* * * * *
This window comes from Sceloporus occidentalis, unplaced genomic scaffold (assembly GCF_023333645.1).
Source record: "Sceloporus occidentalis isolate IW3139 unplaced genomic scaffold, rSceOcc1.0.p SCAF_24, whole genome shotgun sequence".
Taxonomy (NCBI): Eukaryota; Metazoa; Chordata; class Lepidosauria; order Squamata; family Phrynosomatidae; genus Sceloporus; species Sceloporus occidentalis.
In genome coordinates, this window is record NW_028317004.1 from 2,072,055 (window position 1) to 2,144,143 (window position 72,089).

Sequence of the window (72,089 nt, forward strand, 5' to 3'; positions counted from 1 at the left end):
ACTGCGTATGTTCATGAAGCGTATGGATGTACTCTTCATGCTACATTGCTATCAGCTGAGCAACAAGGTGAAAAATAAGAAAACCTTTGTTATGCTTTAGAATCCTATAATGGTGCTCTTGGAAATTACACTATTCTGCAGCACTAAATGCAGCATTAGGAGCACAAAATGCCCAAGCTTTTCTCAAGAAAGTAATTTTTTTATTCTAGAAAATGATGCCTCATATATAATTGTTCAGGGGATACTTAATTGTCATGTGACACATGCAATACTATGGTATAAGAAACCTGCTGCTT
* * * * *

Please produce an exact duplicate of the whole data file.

This window comes from Sceloporus occidentalis, unplaced genomic scaffold (assembly GCF_023333645.1).
Source record: "Sceloporus occidentalis isolate IW3139 unplaced genomic scaffold, rSceOcc1.0.p SCAF_24, whole genome shotgun sequence".
Taxonomy (NCBI): Eukaryota; Metazoa; Chordata; class Lepidosauria; order Squamata; family Phrynosomatidae; genus Sceloporus; species Sceloporus occidentalis.
In genome coordinates, this window is record NW_028317004.1 from 2,072,055 (window position 1) to 2,144,143 (window position 72,089).

Sequence of the window (72,089 nt, forward strand, 5' to 3'; positions counted from 1 at the left end):
ACTGCGTATGTTCATGAAGCGTATGGATGTACTCTTCATGCTACATTGCTATCAGCTGAGCAACAAGGTGAAAAATAAGAAAACCTTTGTTATGCTTTAGAATCCTATAATGGTGCTCTTGGAAATTACACTATTCTGCAGCACTAAATGCAGCATTAGGAGCACAAAATGCCCAAGCTTTTCTCAAGAAAGTAATTTTTTTATTCTAGAAAATGATGCCTCATATATAATTGTTCAGGGGATACTTAATTGTCATGTGACACATGCAATACTATGGTATAAGAAACCTGCTGCTT